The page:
For the Dow Jones, it was the worst May since 1940. The FTSE 100 in London and the Nikkei 225 in Japan were not spared either as they lost 6.6% and 11.7%, respectively. The debt web in Europe was the main reason for the sluggish performance with economists anticipating a slow recovery in the global economy. There was short-lived relief when a US$1 trillion aid package was unveiled by the EU and the IMF at the beginning of the month. However, as more problems emerged in the euro zone the excitement fizzled out. Spain’s government debt rating was downgraded to a lower investment grade by Fitch while other European countries are also under threats of downgrade. The worst hit so far is Greece whose sovereign bonds were deemed junk by rating agencies.
Performance on the Zimbabwe Stock Exchange mirrored that of international markets albeit for different reasons. The benchmark industrial index lost 6, 91% during the month with the value lost in the year to date at 14, 86%. Market capitalization shed 6, 2% with the cumulative loss since December 31 2009 at 13, and 1%.
Sentiment remains negative as most foreign funds continue to avoid the ZSE as the Indigenization and Economic Empowerment regulations still remain a perceived impediment to potential investments. The situation deteriorated further on the 27th of May when the government banned exports of diamonds resulting in a sell-off of some heavy-weight counters.
This decision also further heightened risk aversion to the country among investors. Doing Business 2010 ranked Zimbabwe at 155th out of 183 countries in terms of having a conducive government regulatory framework to doing business. In other words the country is among the worst for business being in the same bracket with such countries as Afghanistan, Venezuela, Democratic Republic of Congo and Burundi, to name but four.
ZSE Mining counters were also down easing 5, 13% to end the month at 159, 28 points dragged down by losses in Hwange and Bindura that shed 11, 5% and 12, and 5%, respectively. Rio Zim managed to recoup losses suffered when the diamond ban was imposed to close the month unchanged at US 265 cents whilst Falgold gained 9.8% to close the month at US4.5 cents.
Rio Zim is currently seeking to raise US$40million through a rights issue to increase production. The mining sector, like all others in the economy, is beset with shareholding uncertainty because of the recently promulgated indigenization policy. Also weighing down development is the pending amendment to the Mines and Minerals Act. Investors want to know the final positions on these issues before injecting capital into the operations.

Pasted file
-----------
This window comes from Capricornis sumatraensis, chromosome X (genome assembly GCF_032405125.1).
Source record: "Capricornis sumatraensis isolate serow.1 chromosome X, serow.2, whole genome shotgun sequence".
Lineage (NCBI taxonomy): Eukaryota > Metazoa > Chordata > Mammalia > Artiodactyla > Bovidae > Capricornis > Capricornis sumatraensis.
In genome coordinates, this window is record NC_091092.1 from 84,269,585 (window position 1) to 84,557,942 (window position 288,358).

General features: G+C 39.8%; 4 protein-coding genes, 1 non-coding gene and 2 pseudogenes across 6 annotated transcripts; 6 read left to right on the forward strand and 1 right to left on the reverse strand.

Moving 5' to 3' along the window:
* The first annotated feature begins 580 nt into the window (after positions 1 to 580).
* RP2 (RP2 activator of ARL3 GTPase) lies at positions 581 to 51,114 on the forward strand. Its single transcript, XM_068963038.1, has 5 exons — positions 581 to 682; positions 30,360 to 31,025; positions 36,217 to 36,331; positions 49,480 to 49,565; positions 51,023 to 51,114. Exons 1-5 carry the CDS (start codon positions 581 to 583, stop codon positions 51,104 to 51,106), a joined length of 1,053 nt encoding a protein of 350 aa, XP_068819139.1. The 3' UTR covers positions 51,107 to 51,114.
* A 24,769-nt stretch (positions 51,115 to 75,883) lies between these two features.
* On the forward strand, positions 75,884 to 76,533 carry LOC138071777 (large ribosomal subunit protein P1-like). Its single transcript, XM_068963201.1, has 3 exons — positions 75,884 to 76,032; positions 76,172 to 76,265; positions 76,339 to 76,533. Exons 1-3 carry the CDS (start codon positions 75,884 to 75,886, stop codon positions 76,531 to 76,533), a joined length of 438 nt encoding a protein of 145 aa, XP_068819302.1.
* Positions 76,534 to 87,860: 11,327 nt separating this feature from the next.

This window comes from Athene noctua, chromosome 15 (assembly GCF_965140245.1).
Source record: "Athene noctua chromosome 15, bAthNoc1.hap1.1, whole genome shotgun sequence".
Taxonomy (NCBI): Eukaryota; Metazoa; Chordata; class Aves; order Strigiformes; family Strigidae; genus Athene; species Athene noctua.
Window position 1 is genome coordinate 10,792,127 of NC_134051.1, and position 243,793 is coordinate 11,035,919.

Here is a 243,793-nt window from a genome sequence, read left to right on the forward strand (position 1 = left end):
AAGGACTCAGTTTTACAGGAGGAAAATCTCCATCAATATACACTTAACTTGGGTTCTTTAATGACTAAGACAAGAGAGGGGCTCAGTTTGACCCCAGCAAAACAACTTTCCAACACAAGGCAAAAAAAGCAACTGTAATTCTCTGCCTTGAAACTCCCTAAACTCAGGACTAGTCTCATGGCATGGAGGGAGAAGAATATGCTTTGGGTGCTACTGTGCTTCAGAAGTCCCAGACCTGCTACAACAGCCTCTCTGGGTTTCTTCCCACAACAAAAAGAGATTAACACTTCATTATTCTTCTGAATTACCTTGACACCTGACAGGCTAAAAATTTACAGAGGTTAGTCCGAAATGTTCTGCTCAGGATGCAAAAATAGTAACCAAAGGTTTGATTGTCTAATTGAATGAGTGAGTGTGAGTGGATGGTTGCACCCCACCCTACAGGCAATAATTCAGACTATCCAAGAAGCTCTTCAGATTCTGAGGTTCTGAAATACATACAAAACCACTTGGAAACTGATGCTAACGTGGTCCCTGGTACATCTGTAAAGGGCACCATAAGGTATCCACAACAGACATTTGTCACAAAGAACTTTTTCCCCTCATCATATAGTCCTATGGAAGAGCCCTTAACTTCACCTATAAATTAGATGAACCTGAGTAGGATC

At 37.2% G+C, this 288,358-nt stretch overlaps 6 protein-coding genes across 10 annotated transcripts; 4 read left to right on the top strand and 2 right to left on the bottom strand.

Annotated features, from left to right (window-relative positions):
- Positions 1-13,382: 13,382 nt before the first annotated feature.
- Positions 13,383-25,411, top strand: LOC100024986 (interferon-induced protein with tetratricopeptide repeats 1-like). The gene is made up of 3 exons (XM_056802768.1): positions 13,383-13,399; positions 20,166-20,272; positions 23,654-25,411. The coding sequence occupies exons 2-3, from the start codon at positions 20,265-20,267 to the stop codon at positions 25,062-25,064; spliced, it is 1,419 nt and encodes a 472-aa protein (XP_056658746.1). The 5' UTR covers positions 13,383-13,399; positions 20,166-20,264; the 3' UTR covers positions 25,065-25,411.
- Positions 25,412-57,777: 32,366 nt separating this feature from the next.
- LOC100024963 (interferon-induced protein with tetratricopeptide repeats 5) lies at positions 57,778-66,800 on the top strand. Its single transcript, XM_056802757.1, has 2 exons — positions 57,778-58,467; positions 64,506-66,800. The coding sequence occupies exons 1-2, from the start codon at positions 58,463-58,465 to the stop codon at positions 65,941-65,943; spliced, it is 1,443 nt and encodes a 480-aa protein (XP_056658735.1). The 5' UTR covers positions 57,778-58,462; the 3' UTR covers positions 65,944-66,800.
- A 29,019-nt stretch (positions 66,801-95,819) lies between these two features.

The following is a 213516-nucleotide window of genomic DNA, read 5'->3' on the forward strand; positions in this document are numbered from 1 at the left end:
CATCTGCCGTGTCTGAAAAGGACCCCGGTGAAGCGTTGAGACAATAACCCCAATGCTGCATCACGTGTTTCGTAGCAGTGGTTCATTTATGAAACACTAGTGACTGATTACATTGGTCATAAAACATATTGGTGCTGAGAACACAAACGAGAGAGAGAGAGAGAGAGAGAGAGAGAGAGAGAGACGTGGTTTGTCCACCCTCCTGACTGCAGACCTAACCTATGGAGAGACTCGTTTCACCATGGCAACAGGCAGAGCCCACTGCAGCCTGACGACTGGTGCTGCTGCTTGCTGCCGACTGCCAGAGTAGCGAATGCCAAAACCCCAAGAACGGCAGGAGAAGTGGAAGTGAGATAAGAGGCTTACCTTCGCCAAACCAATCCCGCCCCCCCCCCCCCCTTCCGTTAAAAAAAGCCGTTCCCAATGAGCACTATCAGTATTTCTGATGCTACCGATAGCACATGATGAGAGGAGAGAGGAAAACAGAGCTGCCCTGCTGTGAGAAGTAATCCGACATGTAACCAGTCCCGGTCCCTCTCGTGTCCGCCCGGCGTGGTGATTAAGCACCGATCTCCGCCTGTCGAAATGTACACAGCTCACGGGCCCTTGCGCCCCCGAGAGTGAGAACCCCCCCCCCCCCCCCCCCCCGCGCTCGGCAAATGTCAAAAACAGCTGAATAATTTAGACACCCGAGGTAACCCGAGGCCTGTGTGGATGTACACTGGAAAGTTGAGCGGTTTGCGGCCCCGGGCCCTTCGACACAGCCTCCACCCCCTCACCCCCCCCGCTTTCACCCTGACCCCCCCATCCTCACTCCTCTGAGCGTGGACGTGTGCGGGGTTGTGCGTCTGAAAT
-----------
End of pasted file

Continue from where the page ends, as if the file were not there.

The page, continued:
Mid and small caps were the best performers again this month highlighting the absence of institutional investors who usually prefer heavily capitalized companies. CFX was the top gainer with a jump of 50% followed by Hunyani that gained 49.3%. Fidelity, Willdale and Cairns completed the top five movers with gains between 40% and 25%. The worst performers were PGI, Afsun, Caps, Gulliver and Pioneer with losses ranging from 30, 1% to 40%, respectively.
The corporate front was also listless. Financial results published over the month were rather subdued reflecting stagnation in the economy. The only exception was Delta Beverages whose sales volume grew by 99, 7% albeit from low levels.
Capacity utilization averaged 65% for the group and 91% for the flagship lager business. Profit after tax came in at US$39, 6 million off a turnover of US$330, 8 million for the full year to 31 March 2010. The company also outlined an impressive roadmap in which it plans to spend US$160 million on capital expenditure over the next three years. The money will be spent on installing a new pet line, new lager line for Bulawayo, replacement of delivery vehicles as well as improving packaging and IT equipment.
Art and CFI on the other hand made losses after tax of US$2, 8 million and US$268 150, respectively, in the six months to 31 March 2010. The former blames the poor performance on discontinued operations at Mutare Board and Paper Mills that contributed a loss of US$1, 3 million. CFI on the other hand is attributing its loss to stiff competition from imports, high finance charges and the high cost and inconsistent supply of utilities.
The outlook depends largely on the outcome of the reported redrawing of the indigenisation regulations. Local buying is not enough to sustain the selling by local investors. The talk of another election in the country as early as next year could worsen the political risk and this would delay the return of foreign capital. Only the return of foreign investors will save the ZSE from a possible further collapse.
The performance of the Zimbabwe Stock Exchange against other major indices during the month of May is captured below;